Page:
Thermal expansion of water in a closed plumbing system can create a number of annoying and potentially dangerous problems. These include: unusually high pressure in a system, pressure surges, and the chronic or continuous dripping of a temperature and pressure (T&P) relief valve. In addition, dripping faucets and leaking toilet tank ball cock fill valves are also symptomatic of thermal expansion. More serious problems can also occur due to thermal expansion. When dangerous pressures are built up in a water heater, internal parts may fail such as the internal flues, fittings or water connections. If a flue way collapses it can lead to the potential release of toxic gases, such as carbon monoxide into living spaces.
Virtually, every modern plumbing code requires the installation of an expansion tank on hot water heater installations. The reason is simple. Water expands when heated. This extra volume of water needs to go somewhere. Before the widespread usage of backflow preventers, check valves and pressure reducing valves, this expanded water simply pushed the cold water back into the city water main. Now with these devices required in new construction and most permitted remodels we have successfully closed this system.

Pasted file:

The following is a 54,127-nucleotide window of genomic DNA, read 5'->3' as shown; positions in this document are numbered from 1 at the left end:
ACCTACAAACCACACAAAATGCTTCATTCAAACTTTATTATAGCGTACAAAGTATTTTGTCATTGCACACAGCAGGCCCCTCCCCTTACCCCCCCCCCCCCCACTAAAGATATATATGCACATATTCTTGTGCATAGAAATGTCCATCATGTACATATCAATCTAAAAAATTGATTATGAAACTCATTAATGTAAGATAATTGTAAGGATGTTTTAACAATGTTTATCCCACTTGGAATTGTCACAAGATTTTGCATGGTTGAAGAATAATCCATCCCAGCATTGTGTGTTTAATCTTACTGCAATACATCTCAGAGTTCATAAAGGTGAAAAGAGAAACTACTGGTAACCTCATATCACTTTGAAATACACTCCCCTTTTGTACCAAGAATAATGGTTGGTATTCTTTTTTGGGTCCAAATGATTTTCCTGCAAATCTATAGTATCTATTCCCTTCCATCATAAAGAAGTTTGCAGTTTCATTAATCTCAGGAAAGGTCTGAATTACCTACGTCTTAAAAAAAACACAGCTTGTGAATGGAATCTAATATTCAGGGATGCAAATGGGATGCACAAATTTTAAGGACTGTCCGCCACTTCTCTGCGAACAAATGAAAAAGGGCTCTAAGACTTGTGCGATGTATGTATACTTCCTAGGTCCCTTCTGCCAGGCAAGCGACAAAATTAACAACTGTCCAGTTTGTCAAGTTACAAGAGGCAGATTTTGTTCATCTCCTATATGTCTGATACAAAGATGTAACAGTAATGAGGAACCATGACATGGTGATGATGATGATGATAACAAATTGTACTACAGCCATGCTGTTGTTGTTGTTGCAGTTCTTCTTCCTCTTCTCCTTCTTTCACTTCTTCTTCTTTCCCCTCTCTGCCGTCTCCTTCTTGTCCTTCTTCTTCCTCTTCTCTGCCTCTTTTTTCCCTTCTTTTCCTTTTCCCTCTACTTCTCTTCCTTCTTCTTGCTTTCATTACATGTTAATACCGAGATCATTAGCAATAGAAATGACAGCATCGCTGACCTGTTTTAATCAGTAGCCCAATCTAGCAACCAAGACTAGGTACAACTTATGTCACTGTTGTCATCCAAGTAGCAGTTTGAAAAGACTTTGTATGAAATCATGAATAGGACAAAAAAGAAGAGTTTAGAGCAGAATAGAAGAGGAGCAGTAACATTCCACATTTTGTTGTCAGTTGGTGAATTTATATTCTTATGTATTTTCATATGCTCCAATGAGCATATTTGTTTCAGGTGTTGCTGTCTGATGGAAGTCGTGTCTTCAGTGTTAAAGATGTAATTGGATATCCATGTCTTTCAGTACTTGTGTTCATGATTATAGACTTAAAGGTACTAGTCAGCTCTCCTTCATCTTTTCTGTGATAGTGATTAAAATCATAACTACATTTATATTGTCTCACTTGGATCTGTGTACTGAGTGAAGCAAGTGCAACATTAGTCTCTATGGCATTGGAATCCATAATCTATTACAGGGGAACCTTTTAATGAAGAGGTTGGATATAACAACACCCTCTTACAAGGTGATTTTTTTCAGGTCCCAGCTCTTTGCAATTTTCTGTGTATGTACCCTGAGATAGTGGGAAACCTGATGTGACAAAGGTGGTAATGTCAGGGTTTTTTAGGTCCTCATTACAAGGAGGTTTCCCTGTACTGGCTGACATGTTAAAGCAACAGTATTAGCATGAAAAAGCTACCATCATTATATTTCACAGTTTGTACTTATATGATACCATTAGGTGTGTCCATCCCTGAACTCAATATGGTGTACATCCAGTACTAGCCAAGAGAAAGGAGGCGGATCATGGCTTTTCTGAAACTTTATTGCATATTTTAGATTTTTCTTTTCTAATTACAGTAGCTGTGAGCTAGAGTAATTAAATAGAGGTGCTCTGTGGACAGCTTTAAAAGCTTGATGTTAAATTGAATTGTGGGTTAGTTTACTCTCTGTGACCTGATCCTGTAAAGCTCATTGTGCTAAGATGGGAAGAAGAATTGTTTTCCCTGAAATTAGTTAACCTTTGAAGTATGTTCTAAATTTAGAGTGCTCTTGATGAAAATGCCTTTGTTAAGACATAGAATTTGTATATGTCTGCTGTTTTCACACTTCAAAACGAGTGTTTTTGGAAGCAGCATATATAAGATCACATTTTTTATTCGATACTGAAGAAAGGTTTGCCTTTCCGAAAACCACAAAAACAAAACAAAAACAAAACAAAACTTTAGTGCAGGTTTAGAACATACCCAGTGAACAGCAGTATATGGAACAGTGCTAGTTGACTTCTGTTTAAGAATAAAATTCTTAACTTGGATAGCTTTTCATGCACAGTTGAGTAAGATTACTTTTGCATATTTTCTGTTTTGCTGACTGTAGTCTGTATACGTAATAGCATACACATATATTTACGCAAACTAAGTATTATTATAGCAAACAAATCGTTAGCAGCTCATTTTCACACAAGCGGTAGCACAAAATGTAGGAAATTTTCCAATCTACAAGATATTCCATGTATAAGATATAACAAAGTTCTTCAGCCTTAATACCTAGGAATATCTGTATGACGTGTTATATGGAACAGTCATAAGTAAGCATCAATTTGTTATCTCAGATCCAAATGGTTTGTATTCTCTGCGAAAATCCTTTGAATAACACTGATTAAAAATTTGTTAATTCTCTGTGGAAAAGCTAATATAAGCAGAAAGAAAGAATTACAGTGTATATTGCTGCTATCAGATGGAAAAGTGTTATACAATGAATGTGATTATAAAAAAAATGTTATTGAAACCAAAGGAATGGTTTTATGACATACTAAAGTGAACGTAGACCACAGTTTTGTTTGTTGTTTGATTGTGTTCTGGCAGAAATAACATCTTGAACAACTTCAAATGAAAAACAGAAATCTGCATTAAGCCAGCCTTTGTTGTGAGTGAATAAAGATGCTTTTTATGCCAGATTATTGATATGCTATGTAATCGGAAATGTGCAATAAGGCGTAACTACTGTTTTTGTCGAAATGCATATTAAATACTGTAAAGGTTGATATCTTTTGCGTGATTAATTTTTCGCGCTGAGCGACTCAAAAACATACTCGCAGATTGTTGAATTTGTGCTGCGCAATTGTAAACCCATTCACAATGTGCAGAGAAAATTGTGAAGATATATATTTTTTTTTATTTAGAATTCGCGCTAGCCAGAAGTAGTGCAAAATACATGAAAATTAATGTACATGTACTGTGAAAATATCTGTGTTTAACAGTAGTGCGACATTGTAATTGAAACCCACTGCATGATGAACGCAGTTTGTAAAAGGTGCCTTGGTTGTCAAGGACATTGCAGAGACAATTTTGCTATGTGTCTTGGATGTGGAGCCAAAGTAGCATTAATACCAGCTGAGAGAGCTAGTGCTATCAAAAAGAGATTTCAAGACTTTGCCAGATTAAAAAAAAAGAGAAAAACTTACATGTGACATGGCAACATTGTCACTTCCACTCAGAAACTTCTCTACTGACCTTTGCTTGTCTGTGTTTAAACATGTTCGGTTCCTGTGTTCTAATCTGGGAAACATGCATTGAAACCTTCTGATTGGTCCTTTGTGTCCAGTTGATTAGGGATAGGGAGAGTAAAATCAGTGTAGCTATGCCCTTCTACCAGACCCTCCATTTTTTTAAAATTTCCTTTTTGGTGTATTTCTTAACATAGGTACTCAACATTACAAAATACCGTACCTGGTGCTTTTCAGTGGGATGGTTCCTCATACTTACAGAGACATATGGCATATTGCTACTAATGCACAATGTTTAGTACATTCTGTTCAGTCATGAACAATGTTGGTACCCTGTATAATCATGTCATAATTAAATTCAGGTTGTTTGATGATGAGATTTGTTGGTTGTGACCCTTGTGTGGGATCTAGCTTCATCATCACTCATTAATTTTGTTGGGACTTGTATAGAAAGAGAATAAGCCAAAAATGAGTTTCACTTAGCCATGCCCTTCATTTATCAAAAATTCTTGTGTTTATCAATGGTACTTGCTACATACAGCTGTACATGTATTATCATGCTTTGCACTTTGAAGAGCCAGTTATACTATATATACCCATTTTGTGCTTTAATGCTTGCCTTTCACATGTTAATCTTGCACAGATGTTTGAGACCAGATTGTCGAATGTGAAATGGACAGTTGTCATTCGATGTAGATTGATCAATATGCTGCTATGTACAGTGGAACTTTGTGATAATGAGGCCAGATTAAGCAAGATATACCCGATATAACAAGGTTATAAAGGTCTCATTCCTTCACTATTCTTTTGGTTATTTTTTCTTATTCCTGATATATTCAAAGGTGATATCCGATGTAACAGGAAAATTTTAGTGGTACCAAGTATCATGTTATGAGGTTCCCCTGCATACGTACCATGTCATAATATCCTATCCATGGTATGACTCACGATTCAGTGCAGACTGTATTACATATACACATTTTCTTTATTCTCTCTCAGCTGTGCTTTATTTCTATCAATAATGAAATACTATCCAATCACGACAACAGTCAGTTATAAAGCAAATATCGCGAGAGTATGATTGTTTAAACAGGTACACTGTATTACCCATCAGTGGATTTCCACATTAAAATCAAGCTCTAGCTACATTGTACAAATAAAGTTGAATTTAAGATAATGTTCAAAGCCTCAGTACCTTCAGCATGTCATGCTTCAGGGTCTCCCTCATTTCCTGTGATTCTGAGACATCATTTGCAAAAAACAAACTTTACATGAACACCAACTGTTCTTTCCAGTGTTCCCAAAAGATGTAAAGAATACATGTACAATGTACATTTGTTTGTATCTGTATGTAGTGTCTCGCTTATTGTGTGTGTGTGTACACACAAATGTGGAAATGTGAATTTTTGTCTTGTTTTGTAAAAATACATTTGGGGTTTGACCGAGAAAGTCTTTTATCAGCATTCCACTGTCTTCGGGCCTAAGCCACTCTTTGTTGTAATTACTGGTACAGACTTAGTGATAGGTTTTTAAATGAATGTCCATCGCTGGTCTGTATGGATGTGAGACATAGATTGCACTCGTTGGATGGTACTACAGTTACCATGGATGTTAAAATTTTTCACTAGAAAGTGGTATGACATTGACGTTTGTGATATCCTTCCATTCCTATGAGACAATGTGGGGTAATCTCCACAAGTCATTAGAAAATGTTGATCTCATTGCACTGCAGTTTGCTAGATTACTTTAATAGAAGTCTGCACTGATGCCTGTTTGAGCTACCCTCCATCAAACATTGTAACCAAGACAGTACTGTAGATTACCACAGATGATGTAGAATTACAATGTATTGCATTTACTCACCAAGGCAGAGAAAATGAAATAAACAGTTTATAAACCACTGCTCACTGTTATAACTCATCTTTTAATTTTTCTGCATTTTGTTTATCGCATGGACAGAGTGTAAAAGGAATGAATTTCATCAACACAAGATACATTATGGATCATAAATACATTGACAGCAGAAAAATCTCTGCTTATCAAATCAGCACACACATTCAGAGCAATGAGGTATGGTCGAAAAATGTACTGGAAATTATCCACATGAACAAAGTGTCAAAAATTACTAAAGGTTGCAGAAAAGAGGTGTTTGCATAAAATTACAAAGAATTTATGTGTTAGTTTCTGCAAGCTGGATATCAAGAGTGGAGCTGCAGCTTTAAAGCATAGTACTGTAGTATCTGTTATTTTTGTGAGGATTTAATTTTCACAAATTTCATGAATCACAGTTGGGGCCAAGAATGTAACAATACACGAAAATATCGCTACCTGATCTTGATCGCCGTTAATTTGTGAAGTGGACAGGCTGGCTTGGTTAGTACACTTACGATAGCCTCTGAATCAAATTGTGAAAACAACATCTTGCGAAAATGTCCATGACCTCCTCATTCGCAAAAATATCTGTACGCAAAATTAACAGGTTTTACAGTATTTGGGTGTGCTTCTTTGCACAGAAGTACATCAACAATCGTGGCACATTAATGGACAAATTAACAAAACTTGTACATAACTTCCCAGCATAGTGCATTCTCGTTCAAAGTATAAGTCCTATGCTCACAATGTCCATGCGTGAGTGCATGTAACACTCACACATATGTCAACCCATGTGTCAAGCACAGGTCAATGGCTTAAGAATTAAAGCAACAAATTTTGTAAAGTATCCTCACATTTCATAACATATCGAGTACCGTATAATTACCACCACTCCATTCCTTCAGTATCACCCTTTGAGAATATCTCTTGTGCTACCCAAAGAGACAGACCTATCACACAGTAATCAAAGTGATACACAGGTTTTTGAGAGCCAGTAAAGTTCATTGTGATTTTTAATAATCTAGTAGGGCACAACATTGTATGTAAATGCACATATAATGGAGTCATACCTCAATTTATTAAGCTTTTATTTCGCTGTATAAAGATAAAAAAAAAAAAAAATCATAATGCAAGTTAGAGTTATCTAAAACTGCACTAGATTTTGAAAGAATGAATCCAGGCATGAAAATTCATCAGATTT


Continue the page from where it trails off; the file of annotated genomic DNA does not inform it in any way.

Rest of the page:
Where does the pressure to go?
Expansion tanks are really simple devices. They contain compressed air and a special rubber bladder. When your hot water heater turns on, the water within your piping system begins to expand. This expanding water slowly enters the expansion tank as the water is brought to temperature. Eventually, hot water is drawn from the system thru a faucet and the expansion tank releases the extra water into the piping system.
The installation of an expansion tank is a simple upgrade for any hot water systems. There are some things you need to know before running out and purchasing your unit such as existing water pressures, capacity of the hot water tank, and ensuring the unit you purchase is for potable water systems. I always recommend working with a licensed plumbing contractor.